The relative chronology of early Greek epic poetry is an essential question for anyone who wishes to understand the literature, society, history, religion and mythology of early Hellas. Yet the dating, both relative and absolute, of the poems themselves is a field where chaos and confusion reign. With the exception of Martin West, who famously stated that Hesiod's Theogony ‘may well be the oldest Greek poem we have’ (1966: 46), until about 1980 most scholars believed that the Homeric poems were composed later in the eighth century bc, and the Hesiodic poems a generation or two later. The belief that the poems of Homer are older than Hesiod's concurred with the views of Eratosthenes and Aristarchus, who marshalled much evidence, principally from geography, that Hesiod was later than Homer, since Hesiod knew of more remote places in the Mediterranean and named them more accurately, e.g. the Nile. Aristarchus argued this in a lost monograph entitled Περὶ ἡλικίας Ἡσιόδου, ‘On the age of Hesiod’. Now, however, many scholars who have made important contributions to our understanding of different aspects of the early Greek epic tradition either profess uncertainty about Homer's date or argue for dates in the seventh or even the sixth centuries bc.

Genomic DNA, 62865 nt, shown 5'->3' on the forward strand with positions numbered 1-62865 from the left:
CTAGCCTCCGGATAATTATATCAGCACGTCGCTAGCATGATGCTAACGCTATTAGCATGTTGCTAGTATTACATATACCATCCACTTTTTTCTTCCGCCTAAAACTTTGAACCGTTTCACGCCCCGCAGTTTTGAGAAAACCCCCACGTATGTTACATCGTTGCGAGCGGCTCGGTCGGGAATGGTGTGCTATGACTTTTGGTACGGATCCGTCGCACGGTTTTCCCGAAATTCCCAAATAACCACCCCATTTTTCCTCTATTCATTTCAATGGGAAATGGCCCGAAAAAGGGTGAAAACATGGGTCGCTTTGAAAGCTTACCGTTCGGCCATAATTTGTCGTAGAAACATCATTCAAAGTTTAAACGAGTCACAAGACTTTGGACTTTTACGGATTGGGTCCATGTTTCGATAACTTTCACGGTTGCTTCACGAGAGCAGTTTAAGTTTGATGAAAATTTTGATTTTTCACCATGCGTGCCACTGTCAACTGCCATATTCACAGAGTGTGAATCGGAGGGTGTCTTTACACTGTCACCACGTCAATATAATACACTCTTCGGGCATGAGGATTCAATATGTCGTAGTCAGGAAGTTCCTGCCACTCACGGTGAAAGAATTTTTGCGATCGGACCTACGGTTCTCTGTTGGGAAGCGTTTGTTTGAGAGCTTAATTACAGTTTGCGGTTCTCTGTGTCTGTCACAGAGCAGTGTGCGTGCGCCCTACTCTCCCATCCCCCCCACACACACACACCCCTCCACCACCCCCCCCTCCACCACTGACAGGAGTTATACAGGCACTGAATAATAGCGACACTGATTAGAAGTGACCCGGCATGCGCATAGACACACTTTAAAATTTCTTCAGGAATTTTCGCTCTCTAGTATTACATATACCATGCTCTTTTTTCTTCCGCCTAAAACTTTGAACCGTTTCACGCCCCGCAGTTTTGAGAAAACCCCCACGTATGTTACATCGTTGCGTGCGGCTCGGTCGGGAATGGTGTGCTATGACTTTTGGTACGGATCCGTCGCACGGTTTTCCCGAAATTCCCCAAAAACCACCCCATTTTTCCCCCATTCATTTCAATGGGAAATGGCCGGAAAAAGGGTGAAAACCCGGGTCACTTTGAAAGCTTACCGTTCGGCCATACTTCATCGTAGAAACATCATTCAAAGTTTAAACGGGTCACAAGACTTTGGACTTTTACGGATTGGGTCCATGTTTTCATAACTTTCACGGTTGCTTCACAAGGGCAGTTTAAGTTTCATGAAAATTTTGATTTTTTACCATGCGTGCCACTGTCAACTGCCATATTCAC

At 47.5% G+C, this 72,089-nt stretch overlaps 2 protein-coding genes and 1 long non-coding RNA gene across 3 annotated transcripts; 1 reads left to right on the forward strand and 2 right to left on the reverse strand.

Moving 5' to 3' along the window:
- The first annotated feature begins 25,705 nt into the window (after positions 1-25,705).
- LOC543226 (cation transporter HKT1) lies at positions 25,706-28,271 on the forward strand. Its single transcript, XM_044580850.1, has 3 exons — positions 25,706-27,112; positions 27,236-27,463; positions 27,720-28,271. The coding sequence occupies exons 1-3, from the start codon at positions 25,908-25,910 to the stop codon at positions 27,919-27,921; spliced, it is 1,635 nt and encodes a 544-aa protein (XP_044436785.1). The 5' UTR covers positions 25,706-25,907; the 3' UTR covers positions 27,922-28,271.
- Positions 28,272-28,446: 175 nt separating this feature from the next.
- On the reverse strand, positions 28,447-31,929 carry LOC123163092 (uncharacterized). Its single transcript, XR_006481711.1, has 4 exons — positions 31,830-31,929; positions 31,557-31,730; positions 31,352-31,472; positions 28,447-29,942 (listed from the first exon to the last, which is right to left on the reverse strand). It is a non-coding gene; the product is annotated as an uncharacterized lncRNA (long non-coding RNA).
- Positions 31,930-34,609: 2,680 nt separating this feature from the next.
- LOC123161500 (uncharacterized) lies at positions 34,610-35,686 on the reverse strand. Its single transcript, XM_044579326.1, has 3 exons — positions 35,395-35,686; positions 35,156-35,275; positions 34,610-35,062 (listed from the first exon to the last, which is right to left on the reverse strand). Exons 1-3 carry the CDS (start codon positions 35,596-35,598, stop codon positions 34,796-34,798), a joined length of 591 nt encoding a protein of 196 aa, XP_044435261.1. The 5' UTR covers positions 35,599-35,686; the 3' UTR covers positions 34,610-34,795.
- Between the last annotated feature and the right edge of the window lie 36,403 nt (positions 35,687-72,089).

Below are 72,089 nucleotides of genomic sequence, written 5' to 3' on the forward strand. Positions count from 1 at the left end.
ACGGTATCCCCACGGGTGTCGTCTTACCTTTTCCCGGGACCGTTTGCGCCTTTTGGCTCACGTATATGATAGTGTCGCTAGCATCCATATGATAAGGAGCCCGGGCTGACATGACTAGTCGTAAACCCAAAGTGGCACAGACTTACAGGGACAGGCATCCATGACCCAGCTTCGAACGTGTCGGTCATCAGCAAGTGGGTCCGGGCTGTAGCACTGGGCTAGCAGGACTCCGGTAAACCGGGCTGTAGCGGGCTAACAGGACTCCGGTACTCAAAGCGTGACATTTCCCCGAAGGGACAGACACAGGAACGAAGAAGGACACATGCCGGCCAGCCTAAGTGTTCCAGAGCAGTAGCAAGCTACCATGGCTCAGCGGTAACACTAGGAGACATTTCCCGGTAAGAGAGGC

Thus I broach this topic with some trepidation. This is not because I do not know what I believe about it; indeed, that belief has been further strengthened over time. In 1982 I published my doctoral thesis under the title Homer, Hesiod and the Hymns: Diachronic Development in Epic Diction. This title reflects what I believe that I proved in that book, namely that the poems of Hesiod post-date the Homeric epics, and that the long Homeric Hymns are mostly later still. The sole exception to this is the Hymn to Aphrodite, where I then accepted arguments from the detection of exemplum and imitatio, which I felt dated the poem after the Theogony (Janko 1982: 25, 225–8, 200 fig. 4), rather than my linguistic methodology, which strongly suggested a date soon after that of the Iliad (Janko 1982: 151–80, 74 fig. 3). I now think I ought to have had more faith in my own method, and prefer to date the Hymn to Aphrodite to Homer's time, with its oddities explained by the influence of the original Aeolic tradition on which it also drew. My primary focus throughout was on the relative chronology of the poems in the corpus, and not on their absolute date, although I did offer some very tentative suggestions about absolute dates.